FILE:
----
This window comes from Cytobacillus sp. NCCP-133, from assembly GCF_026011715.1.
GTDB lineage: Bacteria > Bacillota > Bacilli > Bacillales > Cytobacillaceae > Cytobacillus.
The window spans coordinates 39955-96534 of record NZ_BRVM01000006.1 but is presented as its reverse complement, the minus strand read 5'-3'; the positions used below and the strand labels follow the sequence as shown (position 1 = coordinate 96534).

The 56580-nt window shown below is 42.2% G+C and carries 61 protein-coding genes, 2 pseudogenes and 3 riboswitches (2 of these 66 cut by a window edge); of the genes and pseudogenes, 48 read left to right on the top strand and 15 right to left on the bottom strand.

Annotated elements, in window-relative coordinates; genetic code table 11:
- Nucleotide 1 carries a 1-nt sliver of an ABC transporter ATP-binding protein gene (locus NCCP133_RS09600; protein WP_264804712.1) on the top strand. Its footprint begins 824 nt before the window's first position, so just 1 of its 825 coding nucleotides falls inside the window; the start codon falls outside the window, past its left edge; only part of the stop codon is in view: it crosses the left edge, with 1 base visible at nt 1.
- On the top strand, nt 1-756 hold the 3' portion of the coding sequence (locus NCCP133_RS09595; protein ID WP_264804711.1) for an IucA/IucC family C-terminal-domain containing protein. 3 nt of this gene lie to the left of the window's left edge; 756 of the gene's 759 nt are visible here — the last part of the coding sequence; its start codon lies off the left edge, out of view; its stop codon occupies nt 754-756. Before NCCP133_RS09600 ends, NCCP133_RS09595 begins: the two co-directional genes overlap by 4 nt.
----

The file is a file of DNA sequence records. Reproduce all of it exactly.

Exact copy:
This window comes from Cytobacillus sp. NCCP-133, from assembly GCF_026011715.1.
GTDB lineage: Bacteria > Bacillota > Bacilli > Bacillales > Cytobacillaceae > Cytobacillus.
The window spans coordinates 39955-96534 of record NZ_BRVM01000006.1 but is presented as its reverse complement, the minus strand read 5'-3'; the positions used below and the strand labels follow the sequence as shown (position 1 = coordinate 96534).

The 56580-nt window shown below is 42.2% G+C and carries 61 protein-coding genes, 2 pseudogenes and 3 riboswitches (2 of these 66 cut by a window edge); of the genes and pseudogenes, 48 read left to right on the top strand and 15 right to left on the bottom strand.

Annotated elements, in window-relative coordinates; genetic code table 11:
- Nucleotide 1 carries a 1-nt sliver of an ABC transporter ATP-binding protein gene (locus NCCP133_RS09600; protein WP_264804712.1) on the top strand. Its footprint begins 824 nt before the window's first position, so just 1 of its 825 coding nucleotides falls inside the window; the start codon falls outside the window, past its left edge; only part of the stop codon is in view: it crosses the left edge, with 1 base visible at nt 1.
- On the top strand, nt 1-756 hold the 3' portion of the coding sequence (locus NCCP133_RS09595; protein ID WP_264804711.1) for an IucA/IucC family C-terminal-domain containing protein. 3 nt of this gene lie to the left of the window's left edge; 756 of the gene's 759 nt are visible here — the last part of the coding sequence; its start codon lies off the left edge, out of view; its stop codon occupies nt 754-756. Before NCCP133_RS09600 ends, NCCP133_RS09595 begins: the two co-directional genes overlap by 4 nt.